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Mozilla Weaves Web Platform for User Data

Mozilla today announced Weave, a new web platform that will store users’ browser metadata in a cloud environment for access anywhere. Weave is a “framework for services integration” that will, according to Mozilla, “focus on finding ways to enhance the Firefox user experience, increase user control over personal information, and provide new opportunities for developers to build innovative online experiences.”

Weave is currently available for beta users of Firefox 3 here. The basic idea is that browser metadata (things stored in your Firefox profile like bookmarks, history, RSS feeds, usernames and passwords, etc.) is pushed into the cloud and stored on Mozilla’s servers. The data is available to users from wherever they get online and users can share information with friends, family, or third parties while retaining control over how, when, and if the info is shared.

Mozilla is launching the service with a set of organizing principles to reassure users of their privacy and the intentions of the project. Those principles are reprinted below and in my mind will make it easier for consumers to trust Mozilla with their data:

Mozilla will:

  • provide a basic set of optional Mozilla-hosted online services
  • ensure that it is easy for people to set up their own services with freely available open standards-based tools
  • provide users with the ability to fully control and customize their online experience, including whether and how their data should be shared with their family, their friends, and third-parties
  • respect individual privacy (e.g. client-side encryption by default with the ability to delegate access rights)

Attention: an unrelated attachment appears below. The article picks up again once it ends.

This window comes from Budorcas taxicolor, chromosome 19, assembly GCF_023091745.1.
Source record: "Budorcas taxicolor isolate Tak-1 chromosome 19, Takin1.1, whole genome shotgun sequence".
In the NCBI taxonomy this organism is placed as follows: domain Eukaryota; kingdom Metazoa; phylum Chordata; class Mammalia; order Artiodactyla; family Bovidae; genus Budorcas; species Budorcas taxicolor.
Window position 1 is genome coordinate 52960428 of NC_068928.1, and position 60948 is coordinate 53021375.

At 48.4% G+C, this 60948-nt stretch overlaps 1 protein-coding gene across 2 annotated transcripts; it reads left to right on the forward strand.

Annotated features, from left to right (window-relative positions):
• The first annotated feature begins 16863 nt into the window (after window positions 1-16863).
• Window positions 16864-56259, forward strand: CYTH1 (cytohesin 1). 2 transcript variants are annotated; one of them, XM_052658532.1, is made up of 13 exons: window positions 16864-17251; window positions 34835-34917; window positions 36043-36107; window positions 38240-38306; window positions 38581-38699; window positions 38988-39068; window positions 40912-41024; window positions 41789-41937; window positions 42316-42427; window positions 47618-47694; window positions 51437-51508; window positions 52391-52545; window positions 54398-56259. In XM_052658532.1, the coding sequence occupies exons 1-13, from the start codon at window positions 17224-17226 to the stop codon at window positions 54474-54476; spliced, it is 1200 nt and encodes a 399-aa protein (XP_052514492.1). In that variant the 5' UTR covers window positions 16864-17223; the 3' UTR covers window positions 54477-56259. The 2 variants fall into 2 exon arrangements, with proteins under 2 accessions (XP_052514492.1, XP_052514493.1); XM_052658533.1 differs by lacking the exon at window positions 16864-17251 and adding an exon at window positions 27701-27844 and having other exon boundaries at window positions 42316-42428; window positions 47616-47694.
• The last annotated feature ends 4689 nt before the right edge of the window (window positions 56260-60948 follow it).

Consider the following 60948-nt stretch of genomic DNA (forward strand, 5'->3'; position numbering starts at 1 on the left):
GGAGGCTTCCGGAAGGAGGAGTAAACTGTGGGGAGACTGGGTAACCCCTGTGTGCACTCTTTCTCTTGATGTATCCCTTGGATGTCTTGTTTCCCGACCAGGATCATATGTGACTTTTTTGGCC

• leverage existing open standards and propose new ones as needed
  • build a extensible architecture like Firefox

Image via Mozilla Labs.

Mozilla presented some initial use cases for Weave including data backup, using Firefox from anywhere (or on mobile devices) using personalized info (like your history and bookmarks), and collaborative bookmarking. The next version of Weave, planned for 2008, will include a set of APIs for developers to build additional services that can access and (presumably) store metadata.

Weave and Data Portability

The first thing I thought of when reading about Weave was the project being undertaken by the folks at DataPortability.org to create a standardized set of protocols for sharing and remixing our data. It seems to me that Weave has many of the same goals: increased control over personal information, anywhere access to that information, easier third party access to information, etc.

As Dan Farber points out, Mozilla has 15-20 projects in development ranging in areas from calendars to email to instant messaging. Weave could potentially hook into all of these in the future and begin to draw together the pieces of the mythical web OS.

But by supporting things like OpenID and OAuth, could Weave potentially act as a hub and delegator for all of our online activities and personal information? That already seems to be a goal of the project, and Weave appears to operate with many of the same ethical principles as the DataPortability.org project (i.e., users have control of their information and how it is shared), and it further seems to me that something like OAuth could make Weave even more secure for users. Support for the data portability stack would, in my opinion, make Weave a more powerful framework and help define standards for data portability that would benefit all users in the long run.

According to a statement in the comments of a blog post by Mozilla Labs VP and General Manager Chris Beard, Mozilla is open to working with the data portability stack. “We’ve definitely been following openid, oath, etc. very closely as well,” he wrote. “The focus first should be on what can and should the browser do as an intelligent agent on behalf of the user and then we can determine how best to get there from here.”

What do you think of Mozilla Weave? What would you like to see developers build using the forthcoming Weave API?

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